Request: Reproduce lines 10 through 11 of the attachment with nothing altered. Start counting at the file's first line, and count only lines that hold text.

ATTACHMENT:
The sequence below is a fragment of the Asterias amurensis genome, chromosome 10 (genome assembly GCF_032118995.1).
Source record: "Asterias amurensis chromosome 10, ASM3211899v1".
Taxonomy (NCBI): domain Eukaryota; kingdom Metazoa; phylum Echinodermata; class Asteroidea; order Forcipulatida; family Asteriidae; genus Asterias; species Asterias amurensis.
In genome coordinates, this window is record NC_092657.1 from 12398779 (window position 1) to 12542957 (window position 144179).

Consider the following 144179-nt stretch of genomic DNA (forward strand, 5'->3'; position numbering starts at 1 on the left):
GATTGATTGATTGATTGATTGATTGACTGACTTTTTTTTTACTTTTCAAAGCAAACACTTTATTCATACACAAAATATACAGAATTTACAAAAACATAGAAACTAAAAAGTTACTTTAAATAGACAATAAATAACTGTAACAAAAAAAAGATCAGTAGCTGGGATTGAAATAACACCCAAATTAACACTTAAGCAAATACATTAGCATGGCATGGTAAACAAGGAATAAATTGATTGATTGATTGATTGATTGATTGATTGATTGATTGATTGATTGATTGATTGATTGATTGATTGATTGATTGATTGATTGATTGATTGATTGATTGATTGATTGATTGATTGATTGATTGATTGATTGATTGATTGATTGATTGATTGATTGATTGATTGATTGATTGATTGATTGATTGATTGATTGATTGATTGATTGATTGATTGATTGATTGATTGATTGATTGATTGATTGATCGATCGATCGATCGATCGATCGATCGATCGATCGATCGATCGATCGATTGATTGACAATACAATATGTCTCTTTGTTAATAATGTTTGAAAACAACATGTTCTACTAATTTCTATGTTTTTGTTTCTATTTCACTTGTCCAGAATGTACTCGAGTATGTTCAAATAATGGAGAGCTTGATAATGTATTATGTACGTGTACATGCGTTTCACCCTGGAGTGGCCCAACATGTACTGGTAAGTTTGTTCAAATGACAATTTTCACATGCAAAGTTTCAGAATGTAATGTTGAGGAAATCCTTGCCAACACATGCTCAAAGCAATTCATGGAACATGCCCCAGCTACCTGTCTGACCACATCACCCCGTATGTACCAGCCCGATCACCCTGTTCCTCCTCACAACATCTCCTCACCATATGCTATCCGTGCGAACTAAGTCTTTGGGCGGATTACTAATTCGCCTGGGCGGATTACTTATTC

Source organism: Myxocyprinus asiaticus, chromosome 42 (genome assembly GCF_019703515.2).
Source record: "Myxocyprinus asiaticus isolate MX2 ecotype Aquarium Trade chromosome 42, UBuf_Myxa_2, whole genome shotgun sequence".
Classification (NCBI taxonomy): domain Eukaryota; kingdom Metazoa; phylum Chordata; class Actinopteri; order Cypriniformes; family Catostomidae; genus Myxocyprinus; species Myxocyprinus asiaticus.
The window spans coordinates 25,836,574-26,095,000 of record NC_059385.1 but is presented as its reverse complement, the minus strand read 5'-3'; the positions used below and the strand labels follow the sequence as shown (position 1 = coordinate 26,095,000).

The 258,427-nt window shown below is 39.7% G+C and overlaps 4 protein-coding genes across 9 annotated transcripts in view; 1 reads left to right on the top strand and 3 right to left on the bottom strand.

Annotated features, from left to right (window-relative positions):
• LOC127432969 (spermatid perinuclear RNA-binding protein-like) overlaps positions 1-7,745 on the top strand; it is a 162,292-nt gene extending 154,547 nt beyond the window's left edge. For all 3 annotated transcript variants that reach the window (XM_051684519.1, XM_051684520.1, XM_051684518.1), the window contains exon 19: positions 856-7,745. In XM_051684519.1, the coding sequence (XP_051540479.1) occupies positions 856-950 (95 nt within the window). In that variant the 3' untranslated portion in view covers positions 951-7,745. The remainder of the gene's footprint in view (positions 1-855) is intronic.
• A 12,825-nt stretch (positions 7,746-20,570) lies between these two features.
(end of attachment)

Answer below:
The window spans coordinates 25,836,574-26,095,000 of record NC_059385.1 but is presented as its reverse complement, the minus strand read 5'-3'; the positions used below and the strand labels follow the sequence as shown (position 1 = coordinate 26,095,000).

The 258,427-nt window shown below is 39.7% G+C and overlaps 4 protein-coding genes across 9 annotated transcripts in view; 1 reads left to right on the top strand and 3 right to left on the bottom strand.